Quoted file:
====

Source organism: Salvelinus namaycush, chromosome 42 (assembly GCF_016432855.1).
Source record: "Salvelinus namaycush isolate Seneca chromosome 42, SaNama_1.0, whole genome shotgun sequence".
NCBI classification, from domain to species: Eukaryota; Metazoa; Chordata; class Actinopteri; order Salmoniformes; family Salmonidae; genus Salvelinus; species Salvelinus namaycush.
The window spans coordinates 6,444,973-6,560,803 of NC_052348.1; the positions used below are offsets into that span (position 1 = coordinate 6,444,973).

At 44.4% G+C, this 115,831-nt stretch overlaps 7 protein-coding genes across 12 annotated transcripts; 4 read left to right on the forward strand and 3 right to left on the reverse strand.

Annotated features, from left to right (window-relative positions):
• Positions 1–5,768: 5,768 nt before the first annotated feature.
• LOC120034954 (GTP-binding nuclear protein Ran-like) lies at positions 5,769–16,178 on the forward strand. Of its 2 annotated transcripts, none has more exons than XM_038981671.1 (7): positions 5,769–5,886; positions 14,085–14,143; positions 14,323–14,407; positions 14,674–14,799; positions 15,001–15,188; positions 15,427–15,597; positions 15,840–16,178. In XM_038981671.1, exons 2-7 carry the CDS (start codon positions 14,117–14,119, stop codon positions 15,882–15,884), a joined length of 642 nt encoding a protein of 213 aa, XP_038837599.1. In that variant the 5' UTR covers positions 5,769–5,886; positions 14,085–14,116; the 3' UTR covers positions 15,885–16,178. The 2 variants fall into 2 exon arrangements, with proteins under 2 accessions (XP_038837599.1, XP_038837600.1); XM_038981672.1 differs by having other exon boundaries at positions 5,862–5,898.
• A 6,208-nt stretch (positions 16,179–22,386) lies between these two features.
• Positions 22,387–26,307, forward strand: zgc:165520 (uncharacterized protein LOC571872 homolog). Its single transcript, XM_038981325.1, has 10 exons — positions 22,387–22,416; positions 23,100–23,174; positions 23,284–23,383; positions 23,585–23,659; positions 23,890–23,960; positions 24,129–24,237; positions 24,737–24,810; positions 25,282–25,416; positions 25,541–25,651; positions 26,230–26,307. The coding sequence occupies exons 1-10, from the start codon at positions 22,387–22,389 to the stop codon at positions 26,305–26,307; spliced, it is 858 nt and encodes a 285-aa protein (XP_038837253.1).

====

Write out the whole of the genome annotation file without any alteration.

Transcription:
Source organism: Salvelinus namaycush, chromosome 42 (assembly GCF_016432855.1).
Source record: "Salvelinus namaycush isolate Seneca chromosome 42, SaNama_1.0, whole genome shotgun sequence".
NCBI classification, from domain to species: Eukaryota; Metazoa; Chordata; class Actinopteri; order Salmoniformes; family Salmonidae; genus Salvelinus; species Salvelinus namaycush.
The window spans coordinates 6,444,973-6,560,803 of NC_052348.1; the positions used below are offsets into that span (position 1 = coordinate 6,444,973).

At 44.4% G+C, this 115,831-nt stretch overlaps 7 protein-coding genes across 12 annotated transcripts; 4 read left to right on the forward strand and 3 right to left on the reverse strand.

Annotated features, from left to right (window-relative positions):
• Positions 1–5,768: 5,768 nt before the first annotated feature.
• LOC120034954 (GTP-binding nuclear protein Ran-like) lies at positions 5,769–16,178 on the forward strand. Of its 2 annotated transcripts, none has more exons than XM_038981671.1 (7): positions 5,769–5,886; positions 14,085–14,143; positions 14,323–14,407; positions 14,674–14,799; positions 15,001–15,188; positions 15,427–15,597; positions 15,840–16,178. In XM_038981671.1, exons 2-7 carry the CDS (start codon positions 14,117–14,119, stop codon positions 15,882–15,884), a joined length of 642 nt encoding a protein of 213 aa, XP_038837599.1. In that variant the 5' UTR covers positions 5,769–5,886; positions 14,085–14,116; the 3' UTR covers positions 15,885–16,178. The 2 variants fall into 2 exon arrangements, with proteins under 2 accessions (XP_038837599.1, XP_038837600.1); XM_038981672.1 differs by having other exon boundaries at positions 5,862–5,898.
• A 6,208-nt stretch (positions 16,179–22,386) lies between these two features.
• Positions 22,387–26,307, forward strand: zgc:165520 (uncharacterized protein LOC571872 homolog). Its single transcript, XM_038981325.1, has 10 exons — positions 22,387–22,416; positions 23,100–23,174; positions 23,284–23,383; positions 23,585–23,659; positions 23,890–23,960; positions 24,129–24,237; positions 24,737–24,810; positions 25,282–25,416; positions 25,541–25,651; positions 26,230–26,307. The coding sequence occupies exons 1-10, from the start codon at positions 22,387–22,389 to the stop codon at positions 26,305–26,307; spliced, it is 858 nt and encodes a 285-aa protein (XP_038837253.1).